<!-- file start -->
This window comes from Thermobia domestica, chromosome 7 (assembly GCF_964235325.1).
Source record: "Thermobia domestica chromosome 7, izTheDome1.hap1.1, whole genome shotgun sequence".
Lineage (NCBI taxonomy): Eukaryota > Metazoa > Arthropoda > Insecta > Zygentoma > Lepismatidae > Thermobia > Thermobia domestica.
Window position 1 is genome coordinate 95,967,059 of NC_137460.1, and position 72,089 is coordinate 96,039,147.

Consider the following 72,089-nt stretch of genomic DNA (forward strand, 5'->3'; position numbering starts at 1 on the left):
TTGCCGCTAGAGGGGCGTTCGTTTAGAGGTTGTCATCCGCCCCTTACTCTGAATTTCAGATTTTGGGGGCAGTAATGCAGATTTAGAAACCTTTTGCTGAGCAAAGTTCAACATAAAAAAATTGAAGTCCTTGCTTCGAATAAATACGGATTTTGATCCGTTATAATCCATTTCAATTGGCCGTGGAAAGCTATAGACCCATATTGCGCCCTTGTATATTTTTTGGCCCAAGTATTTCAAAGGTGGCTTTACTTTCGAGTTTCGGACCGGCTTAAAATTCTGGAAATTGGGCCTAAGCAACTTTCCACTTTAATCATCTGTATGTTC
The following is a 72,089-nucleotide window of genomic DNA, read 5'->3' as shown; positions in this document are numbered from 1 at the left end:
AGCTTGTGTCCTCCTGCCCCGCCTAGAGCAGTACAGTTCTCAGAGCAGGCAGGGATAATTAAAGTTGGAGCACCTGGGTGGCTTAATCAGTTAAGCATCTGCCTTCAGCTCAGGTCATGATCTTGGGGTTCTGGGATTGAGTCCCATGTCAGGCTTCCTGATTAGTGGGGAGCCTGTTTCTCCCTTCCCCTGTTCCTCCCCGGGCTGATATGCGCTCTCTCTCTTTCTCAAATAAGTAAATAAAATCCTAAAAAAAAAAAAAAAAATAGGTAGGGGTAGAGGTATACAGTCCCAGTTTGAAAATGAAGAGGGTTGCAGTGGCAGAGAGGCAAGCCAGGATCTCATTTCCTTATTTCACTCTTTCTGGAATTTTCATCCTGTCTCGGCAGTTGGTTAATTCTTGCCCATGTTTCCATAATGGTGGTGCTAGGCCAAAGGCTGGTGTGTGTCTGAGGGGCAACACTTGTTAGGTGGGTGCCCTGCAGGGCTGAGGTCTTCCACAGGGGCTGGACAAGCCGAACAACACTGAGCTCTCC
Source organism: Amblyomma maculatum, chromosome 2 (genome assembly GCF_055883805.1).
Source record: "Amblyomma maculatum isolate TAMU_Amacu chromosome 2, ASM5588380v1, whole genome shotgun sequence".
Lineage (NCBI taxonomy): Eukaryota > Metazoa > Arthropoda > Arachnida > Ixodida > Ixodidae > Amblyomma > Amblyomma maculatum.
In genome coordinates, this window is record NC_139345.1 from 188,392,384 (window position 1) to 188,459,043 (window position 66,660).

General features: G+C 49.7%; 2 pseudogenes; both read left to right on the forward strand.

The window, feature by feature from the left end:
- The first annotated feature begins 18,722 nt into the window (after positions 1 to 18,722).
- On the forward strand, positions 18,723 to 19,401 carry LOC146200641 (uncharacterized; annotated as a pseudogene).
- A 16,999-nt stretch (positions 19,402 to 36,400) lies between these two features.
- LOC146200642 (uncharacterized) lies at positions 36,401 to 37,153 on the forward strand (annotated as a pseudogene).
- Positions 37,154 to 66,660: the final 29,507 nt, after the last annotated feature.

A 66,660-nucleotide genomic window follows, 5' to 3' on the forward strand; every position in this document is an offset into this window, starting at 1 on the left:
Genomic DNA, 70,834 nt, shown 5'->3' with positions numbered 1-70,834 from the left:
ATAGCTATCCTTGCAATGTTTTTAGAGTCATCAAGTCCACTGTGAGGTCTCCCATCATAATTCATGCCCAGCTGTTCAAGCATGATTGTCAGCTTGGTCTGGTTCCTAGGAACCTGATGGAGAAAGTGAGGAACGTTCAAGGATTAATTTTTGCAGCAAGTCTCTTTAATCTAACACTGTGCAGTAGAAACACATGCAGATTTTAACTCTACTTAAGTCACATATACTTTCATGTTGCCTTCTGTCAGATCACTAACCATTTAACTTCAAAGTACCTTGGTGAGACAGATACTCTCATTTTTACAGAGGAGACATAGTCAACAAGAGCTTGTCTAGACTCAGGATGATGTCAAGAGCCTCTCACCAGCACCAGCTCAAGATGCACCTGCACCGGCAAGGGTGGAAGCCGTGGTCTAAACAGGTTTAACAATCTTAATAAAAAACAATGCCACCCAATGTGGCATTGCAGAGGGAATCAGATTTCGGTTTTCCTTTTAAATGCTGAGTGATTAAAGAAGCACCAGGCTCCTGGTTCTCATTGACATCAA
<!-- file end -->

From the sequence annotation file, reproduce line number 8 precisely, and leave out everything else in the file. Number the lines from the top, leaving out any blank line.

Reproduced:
AGCTTGTGTCCTCCTGCCCCGCCTAGAGCAGTACAGTTCTCAGAGCAGGCAGGGATAATTAAAGTTGGAGCACCTGGGTGGCTTAATCAGTTAAGCATCTGCCTTCAGCTCAGGTCATGATCTTGGGGTTCTGGGATTGAGTCCCATGTCAGGCTTCCTGATTAGTGGGGAGCCTGTTTCTCCCTTCCCCTGTTCCTCCCCGGGCTGATATGCGCTCTCTCTCTTTCTCAAATAAGTAAATAAAATCCTAAAAAAAAAAAAAAAAATAGGTAGGGGTAGAGGTATACAGTCCCAGTTTGAAAATGAAGAGGGTTGCAGTGGCAGAGAGGCAAGCCAGGATCTCATTTCCTTATTTCACTCTTTCTGGAATTTTCATCCTGTCTCGGCAGTTGGTTAATTCTTGCCCATGTTTCCATAATGGTGGTGCTAGGCCAAAGGCTGGTGTGTGTCTGAGGGGCAACACTTGTTAGGTGGGTGCCCTGCAGGGCTGAGGTCTTCCACAGGGGCTGGACAAGCCGAACAACACTGAGCTCTCC